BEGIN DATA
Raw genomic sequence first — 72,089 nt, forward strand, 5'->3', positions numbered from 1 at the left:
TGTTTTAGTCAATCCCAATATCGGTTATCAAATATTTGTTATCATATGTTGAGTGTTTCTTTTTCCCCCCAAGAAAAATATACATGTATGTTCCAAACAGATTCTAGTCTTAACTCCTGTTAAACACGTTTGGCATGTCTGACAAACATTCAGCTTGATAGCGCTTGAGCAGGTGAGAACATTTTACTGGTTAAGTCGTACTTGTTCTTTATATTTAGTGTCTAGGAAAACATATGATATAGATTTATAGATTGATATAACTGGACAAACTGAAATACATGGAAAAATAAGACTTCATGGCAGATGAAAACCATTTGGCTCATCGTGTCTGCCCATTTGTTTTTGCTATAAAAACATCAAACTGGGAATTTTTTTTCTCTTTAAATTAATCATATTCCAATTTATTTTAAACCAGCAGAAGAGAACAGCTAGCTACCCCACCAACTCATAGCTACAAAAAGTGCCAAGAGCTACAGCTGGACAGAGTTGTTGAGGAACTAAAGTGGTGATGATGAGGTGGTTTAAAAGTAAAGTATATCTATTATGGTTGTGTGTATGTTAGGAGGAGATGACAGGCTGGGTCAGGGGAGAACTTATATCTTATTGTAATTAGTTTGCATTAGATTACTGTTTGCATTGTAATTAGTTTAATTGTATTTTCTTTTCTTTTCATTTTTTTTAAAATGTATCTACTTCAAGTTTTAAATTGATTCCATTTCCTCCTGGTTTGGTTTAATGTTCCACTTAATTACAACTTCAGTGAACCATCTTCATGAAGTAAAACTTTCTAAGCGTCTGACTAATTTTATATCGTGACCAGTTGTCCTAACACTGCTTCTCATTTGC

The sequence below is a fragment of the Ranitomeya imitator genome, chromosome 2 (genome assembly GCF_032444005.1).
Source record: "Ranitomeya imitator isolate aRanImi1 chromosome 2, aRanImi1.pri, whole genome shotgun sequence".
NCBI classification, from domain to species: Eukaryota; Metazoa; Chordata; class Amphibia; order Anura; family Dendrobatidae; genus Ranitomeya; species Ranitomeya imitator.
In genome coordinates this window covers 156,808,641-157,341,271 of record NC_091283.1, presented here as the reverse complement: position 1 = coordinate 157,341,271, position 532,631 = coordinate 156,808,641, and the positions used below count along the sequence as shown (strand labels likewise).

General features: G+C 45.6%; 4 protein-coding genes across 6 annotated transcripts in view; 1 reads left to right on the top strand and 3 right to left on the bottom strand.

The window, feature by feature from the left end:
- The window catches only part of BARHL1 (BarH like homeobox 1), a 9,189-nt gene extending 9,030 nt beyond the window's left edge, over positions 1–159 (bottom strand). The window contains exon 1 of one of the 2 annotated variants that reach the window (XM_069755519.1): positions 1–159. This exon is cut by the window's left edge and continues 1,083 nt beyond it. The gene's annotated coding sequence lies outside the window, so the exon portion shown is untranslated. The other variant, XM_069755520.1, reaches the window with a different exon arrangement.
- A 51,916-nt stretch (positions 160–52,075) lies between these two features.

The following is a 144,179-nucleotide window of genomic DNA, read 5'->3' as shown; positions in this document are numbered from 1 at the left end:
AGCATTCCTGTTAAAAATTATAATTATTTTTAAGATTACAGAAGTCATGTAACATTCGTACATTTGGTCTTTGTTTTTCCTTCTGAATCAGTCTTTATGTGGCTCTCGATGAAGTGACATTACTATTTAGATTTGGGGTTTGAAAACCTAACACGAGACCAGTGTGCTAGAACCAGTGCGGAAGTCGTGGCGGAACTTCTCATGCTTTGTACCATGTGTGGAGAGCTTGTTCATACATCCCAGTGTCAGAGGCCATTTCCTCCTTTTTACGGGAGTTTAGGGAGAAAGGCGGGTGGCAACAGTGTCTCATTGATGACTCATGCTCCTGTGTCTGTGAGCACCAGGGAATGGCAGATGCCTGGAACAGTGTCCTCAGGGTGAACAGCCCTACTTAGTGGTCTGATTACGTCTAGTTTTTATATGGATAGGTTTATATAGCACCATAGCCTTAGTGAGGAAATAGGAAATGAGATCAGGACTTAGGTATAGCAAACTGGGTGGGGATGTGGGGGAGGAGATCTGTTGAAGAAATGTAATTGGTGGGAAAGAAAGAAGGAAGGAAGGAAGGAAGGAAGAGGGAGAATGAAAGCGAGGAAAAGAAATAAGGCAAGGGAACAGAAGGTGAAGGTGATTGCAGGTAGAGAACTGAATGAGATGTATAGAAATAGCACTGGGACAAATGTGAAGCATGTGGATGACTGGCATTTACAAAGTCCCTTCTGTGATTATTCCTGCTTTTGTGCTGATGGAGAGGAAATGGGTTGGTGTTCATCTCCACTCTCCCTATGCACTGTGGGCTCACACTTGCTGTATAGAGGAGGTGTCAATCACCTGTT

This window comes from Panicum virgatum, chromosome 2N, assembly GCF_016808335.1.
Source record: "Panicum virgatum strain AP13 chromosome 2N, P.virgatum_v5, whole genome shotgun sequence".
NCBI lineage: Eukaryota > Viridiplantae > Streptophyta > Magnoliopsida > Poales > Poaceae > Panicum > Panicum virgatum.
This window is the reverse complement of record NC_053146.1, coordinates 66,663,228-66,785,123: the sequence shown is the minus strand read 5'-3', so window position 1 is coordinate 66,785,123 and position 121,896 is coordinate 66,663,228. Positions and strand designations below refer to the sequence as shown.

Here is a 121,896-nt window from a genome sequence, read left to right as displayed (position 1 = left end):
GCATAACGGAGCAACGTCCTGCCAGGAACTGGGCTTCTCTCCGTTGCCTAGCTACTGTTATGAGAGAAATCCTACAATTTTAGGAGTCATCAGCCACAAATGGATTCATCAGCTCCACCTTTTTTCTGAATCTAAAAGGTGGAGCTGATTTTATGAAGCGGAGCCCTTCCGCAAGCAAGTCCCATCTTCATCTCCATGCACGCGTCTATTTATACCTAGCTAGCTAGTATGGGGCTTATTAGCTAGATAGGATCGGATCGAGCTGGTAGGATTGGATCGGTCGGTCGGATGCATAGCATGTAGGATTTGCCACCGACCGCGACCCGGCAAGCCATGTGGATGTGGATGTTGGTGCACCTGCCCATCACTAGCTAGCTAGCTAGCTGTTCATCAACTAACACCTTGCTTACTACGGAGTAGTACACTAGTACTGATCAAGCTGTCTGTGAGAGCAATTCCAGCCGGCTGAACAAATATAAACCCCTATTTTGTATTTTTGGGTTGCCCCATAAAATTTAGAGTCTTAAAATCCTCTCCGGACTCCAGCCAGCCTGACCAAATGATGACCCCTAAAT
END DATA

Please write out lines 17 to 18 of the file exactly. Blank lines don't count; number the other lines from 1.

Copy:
Here is a 121,896-nt window from a genome sequence, read left to right as displayed (position 1 = left end):
GCATAACGGAGCAACGTCCTGCCAGGAACTGGGCTTCTCTCCGTTGCCTAGCTACTGTTATGAGAGAAATCCTACAATTTTAGGAGTCATCAGCCACAAATGGATTCATCAGCTCCACCTTTTTTCTGAATCTAAAAGGTGGAGCTGATTTTATGAAGCGGAGCCCTTCCGCAAGCAAGTCCCATCTTCATCTCCATGCACGCGTCTATTTATACCTAGCTAGCTAGTATGGGGCTTATTAGCTAGATAGGATCGGATCGAGCTGGTAGGATTGGATCGGTCGGTCGGATGCATAGCATGTAGGATTTGCCACCGACCGCGACCCGGCAAGCCATGTGGATGTGGATGTTGGTGCACCTGCCCATCACTAGCTAGCTAGCTAGCTGTTCATCAACTAACACCTTGCTTACTACGGAGTAGTACACTAGTACTGATCAAGCTGTCTGTGAGAGCAATTCCAGCCGGCTGAACAAATATAAACCCCTATTTTGTATTTTTGGGTTGCCCCATAAAATTTAGAGTCTTAAAATCCTCTCCGGACTCCAGCCAGCCTGACCAAATGATGACCCCTAAAT